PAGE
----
Ode to a Drum Historical Context

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Komunyakaa is a product of the segregated Deep South. As a young boy who loved to read, growing up in rural Louisiana in the 1950s and 1960s, he was not allowed into the public libraries or many other public places, because of his race. The one cultural form of expression he had direct access to was music, through his mother's radio, and it was through that contact that he came to love jazz and the blues. And as he advanced in his writing career, those influences, along with his reading of African and African American literature and history, came to play major roles in his verse. Poets like Langston Hughes and Amiri Baraka, both known for the ways they fused music with their poetry, came to influence Komunyakaa's work significantly.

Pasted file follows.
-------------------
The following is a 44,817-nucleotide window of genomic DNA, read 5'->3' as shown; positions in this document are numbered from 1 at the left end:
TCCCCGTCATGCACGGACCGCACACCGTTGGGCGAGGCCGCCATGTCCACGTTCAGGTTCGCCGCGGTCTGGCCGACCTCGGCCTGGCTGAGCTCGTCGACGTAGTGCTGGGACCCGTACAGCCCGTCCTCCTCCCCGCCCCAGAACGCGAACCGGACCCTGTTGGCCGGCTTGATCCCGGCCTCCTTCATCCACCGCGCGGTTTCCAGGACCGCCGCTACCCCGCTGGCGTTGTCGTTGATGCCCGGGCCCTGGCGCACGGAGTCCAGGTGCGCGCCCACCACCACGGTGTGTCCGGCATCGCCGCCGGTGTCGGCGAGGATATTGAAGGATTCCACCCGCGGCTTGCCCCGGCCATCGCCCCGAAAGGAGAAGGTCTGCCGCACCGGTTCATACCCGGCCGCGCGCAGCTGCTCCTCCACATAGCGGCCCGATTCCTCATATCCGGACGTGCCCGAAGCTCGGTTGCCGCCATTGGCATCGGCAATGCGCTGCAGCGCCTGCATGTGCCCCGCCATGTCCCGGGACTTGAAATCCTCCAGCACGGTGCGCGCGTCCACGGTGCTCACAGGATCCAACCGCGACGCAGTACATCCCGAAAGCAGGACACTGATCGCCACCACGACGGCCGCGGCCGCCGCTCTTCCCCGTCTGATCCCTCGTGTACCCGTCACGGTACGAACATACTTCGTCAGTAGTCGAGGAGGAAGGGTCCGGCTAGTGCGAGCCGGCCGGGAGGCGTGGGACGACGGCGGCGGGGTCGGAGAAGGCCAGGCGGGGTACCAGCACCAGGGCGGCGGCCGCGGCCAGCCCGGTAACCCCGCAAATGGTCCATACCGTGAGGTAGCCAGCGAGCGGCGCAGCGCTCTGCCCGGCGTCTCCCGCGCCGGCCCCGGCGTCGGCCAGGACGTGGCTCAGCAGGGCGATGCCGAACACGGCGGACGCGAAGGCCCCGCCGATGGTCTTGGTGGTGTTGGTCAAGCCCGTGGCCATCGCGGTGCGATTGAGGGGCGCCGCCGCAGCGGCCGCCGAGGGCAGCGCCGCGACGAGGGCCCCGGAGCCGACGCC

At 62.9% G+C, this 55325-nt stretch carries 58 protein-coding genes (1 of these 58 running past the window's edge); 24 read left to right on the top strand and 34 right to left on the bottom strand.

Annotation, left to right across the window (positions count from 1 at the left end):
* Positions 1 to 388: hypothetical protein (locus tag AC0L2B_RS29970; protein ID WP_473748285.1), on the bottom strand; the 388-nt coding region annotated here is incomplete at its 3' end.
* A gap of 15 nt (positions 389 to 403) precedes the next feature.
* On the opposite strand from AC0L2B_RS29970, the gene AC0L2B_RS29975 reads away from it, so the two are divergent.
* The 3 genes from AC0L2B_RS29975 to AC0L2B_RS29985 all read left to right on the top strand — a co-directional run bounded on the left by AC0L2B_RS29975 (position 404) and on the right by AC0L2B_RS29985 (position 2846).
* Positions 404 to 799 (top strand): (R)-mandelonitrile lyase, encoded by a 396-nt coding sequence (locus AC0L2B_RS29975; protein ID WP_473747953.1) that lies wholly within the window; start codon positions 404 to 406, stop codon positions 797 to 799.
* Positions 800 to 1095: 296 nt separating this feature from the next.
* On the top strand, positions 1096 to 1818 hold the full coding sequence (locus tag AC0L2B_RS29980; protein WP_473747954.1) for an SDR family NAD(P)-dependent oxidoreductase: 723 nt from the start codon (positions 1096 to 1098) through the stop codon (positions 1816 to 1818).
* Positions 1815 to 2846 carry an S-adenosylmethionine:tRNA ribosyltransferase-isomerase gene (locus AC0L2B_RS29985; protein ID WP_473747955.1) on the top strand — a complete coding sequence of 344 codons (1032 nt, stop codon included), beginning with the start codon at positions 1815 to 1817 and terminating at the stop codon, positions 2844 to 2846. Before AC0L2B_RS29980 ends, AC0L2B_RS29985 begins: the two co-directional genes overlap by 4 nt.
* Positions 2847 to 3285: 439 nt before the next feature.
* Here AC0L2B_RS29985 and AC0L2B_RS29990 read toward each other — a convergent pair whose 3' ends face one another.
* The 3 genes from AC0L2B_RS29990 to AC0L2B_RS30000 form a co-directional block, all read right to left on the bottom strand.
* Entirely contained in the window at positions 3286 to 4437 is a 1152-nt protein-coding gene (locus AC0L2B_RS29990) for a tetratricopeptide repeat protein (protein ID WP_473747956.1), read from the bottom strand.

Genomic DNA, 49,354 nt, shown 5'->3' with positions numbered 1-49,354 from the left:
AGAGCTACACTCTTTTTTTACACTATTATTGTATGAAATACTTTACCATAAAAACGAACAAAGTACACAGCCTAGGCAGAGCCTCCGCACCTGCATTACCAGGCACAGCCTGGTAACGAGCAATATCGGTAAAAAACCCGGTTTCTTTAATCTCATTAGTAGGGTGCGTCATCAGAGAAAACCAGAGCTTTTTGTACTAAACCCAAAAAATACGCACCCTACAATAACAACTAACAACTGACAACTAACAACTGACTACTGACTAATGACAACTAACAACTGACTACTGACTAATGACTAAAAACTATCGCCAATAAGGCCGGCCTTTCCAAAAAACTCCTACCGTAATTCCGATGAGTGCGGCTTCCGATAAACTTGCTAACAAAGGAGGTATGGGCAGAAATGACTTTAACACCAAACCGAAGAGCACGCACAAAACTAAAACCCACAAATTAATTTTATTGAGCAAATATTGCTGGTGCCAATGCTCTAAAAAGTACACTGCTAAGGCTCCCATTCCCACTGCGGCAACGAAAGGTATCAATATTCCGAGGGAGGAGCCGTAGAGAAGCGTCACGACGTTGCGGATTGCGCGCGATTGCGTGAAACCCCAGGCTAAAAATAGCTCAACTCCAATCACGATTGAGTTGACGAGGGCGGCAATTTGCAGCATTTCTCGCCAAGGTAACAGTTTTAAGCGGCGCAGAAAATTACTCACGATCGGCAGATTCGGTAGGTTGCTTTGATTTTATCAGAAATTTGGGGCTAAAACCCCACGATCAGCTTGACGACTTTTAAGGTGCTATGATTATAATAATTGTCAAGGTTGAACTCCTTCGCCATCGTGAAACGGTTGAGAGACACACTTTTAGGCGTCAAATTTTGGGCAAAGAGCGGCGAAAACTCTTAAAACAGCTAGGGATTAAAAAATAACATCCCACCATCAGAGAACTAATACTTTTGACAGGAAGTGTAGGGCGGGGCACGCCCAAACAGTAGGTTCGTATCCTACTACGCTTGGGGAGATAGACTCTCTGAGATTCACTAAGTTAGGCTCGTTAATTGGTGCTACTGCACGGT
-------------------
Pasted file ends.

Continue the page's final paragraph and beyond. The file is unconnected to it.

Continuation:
"Ode to a Drum" is very much a reflection of Komunyakaa's experiences and influences. In it, the influences...

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This section contains 466 words
(approx. 2 pages at 400 words per page)
Buy the Ode to a Drum Study Guide
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Poetry for Students
Ode to a Drum from Poetry for Students. ©2005-2006 Thomson Gale, a part of the Thomson Corporation. All rights reserved.